“Data centric workloads are growing in importance in high-performance computing and, in an industry that has been dominated by a handful of technologies for several years, this has led users to look for new technologies which better suit such jobs. The demand now is for low power, high memory, and I/O-intensive solutions, so there is a growing niche which can be addressed by solutions which are less focused on Flops performance.”
“IBM Platform Data Manager for LSF takes control of data transfers to help organizations improve data throughput and lower costs by minimizing wasted compute cycles and conserving disk space. Platform Data Manager automates the transfer of data used by application workloads running on IBM Platform LSF clusters and the cloud, bringing frequently used data closer to compute resources by storing it in a smart, managed cache that can be shared among users and workloads.”
UCX is a collaboration between industry, laboratories, and academia to create an open-source production grade communication framework for HPC applications. “The path to Exascale, in addition to many other challenges, requires programming models where communications and computations unfold together, collaborating instead of competing for the underlying resources. In such an environment, providing holistic access to the hardware is a major component of any programming model or communication library. With UCX, we have the opportunity to provide not only a vehicle for production quality software, but also a low-level research infrastructure for more flexible and portable support for the Exascale-ready programming models.”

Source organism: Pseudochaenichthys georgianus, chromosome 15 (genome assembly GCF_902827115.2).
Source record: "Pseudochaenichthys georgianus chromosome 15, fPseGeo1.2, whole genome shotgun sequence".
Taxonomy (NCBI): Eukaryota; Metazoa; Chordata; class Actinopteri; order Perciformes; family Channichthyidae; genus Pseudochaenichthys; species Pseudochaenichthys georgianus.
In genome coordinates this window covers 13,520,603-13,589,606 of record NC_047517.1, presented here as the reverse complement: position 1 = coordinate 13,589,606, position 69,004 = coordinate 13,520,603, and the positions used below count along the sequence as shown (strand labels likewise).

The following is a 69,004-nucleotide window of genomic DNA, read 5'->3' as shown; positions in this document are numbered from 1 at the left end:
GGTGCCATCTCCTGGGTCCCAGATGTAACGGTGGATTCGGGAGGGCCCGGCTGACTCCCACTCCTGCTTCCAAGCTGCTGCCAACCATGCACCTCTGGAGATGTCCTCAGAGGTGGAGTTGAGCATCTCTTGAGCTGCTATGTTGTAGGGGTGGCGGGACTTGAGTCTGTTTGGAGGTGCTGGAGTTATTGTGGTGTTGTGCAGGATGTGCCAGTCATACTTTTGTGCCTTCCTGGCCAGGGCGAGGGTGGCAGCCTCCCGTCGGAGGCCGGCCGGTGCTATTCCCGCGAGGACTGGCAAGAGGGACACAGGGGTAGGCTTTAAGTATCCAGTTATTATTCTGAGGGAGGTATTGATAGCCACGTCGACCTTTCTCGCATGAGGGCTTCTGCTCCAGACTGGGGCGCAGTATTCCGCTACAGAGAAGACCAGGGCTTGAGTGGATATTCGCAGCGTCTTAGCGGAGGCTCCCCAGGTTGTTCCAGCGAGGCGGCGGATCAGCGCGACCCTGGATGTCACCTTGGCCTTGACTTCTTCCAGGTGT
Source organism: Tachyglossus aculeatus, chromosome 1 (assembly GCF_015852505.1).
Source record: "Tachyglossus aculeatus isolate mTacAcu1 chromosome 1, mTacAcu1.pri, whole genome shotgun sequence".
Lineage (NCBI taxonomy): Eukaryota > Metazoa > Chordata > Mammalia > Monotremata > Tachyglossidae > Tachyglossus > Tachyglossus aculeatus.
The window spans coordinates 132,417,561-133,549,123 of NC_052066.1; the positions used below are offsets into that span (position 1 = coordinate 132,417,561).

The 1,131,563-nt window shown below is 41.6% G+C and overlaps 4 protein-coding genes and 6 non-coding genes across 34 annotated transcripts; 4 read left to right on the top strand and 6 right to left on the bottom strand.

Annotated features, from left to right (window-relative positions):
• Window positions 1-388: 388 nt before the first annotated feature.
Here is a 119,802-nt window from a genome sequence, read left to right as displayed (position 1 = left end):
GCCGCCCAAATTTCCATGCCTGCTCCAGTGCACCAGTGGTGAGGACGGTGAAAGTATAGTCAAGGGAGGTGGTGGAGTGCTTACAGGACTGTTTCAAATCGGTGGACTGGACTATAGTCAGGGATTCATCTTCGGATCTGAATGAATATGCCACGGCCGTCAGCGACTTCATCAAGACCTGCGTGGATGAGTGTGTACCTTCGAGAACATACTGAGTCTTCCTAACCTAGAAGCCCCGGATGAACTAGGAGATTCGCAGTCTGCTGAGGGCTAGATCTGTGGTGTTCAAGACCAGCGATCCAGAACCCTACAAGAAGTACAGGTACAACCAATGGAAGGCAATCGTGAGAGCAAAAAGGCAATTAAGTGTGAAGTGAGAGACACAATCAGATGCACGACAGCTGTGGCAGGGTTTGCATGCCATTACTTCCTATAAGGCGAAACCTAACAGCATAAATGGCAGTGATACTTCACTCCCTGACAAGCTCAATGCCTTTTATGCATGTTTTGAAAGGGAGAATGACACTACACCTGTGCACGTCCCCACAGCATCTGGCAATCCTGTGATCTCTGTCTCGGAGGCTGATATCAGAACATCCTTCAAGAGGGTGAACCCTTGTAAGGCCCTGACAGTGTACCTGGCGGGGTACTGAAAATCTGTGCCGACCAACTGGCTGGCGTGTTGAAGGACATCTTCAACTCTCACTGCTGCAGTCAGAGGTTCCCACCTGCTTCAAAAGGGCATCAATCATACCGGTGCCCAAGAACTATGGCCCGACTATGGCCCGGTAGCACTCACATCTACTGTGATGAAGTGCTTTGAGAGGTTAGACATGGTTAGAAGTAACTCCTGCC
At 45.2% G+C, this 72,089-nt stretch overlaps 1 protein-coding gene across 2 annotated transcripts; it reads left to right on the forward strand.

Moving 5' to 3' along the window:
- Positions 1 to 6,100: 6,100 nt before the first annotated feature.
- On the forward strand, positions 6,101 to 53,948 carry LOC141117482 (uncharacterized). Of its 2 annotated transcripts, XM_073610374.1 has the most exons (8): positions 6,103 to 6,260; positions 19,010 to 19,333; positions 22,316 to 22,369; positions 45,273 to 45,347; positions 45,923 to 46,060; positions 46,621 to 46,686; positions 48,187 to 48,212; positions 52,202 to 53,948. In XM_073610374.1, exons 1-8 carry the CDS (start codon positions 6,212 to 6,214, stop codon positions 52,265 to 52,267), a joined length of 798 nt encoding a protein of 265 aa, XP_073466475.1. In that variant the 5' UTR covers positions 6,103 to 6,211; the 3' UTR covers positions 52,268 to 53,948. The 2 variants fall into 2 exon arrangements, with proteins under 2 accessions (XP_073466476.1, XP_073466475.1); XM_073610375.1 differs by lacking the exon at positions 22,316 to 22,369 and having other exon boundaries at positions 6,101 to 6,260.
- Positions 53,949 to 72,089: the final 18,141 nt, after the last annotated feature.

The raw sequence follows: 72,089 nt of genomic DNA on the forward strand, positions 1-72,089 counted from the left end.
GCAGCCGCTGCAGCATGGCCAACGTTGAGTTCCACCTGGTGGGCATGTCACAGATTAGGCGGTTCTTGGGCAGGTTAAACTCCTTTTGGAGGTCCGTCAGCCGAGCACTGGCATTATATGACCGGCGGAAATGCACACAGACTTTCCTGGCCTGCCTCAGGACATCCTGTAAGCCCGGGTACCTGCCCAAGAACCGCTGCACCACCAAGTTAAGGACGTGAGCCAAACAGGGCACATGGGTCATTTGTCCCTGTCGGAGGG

Today IBM along with Nvidia and two U.S. Department of Energy National Laboratories today announced a pair of Centers of Excellence for supercomputing – one at the Lawrence Livermore National Laboratory and the other at the Oak Ridge National Laboratory. The collaborations are in support of IBM’s supercomputing contract with the U.S. Department of Energy. They will enable advanced, large-scale scientific and engineering applications both for supporting DOE missions, and for the Summit and Sierra supercomputer systems to be delivered respectively to Oak Ridge and Lawrence Livermore in 2017 and to be operational in 2018.
Today IBM announced that the company is now offering Nvidia Tesla K80 GPU accelerators on bare metal cloud servers. With the new offering, IBM Cloud is bringing high-speed performance to the SoftLayer cloud infrastructure, enabling companies to build supercomputing clusters without having to expand their existing technology infrastructure.